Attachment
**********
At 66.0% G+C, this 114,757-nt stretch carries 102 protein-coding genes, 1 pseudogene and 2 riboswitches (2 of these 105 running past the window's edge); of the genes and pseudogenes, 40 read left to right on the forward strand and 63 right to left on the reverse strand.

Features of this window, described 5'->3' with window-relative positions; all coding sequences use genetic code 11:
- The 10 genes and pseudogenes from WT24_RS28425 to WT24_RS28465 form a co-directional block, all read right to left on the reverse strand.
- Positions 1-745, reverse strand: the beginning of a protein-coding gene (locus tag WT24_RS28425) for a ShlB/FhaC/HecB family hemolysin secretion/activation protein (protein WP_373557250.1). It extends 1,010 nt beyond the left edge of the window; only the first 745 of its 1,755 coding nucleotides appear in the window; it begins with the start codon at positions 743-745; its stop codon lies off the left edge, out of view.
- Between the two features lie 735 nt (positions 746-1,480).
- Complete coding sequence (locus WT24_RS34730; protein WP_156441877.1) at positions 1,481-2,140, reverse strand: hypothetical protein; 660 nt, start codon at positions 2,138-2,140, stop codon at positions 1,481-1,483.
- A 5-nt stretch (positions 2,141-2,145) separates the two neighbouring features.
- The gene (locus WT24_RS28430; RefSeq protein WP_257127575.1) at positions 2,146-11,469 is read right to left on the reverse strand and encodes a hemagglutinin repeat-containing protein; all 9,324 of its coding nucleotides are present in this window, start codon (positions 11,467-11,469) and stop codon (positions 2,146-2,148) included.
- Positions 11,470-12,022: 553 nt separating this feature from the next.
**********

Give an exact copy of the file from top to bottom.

At 66.0% G+C, this 114,757-nt stretch carries 102 protein-coding genes, 1 pseudogene and 2 riboswitches (2 of these 105 running past the window's edge); of the genes and pseudogenes, 40 read left to right on the forward strand and 63 right to left on the reverse strand.

Features of this window, described 5'->3' with window-relative positions; all coding sequences use genetic code 11:
- The 10 genes and pseudogenes from WT24_RS28425 to WT24_RS28465 form a co-directional block, all read right to left on the reverse strand.
- Positions 1-745, reverse strand: the beginning of a protein-coding gene (locus tag WT24_RS28425) for a ShlB/FhaC/HecB family hemolysin secretion/activation protein (protein WP_373557250.1). It extends 1,010 nt beyond the left edge of the window; only the first 745 of its 1,755 coding nucleotides appear in the window; it begins with the start codon at positions 743-745; its stop codon lies off the left edge, out of view.
- Between the two features lie 735 nt (positions 746-1,480).
- Complete coding sequence (locus WT24_RS34730; protein WP_156441877.1) at positions 1,481-2,140, reverse strand: hypothetical protein; 660 nt, start codon at positions 2,138-2,140, stop codon at positions 1,481-1,483.
- A 5-nt stretch (positions 2,141-2,145) separates the two neighbouring features.
- The gene (locus WT24_RS28430; RefSeq protein WP_257127575.1) at positions 2,146-11,469 is read right to left on the reverse strand and encodes a hemagglutinin repeat-containing protein; all 9,324 of its coding nucleotides are present in this window, start codon (positions 11,467-11,469) and stop codon (positions 2,146-2,148) included.
- Positions 11,470-12,022: 553 nt separating this feature from the next.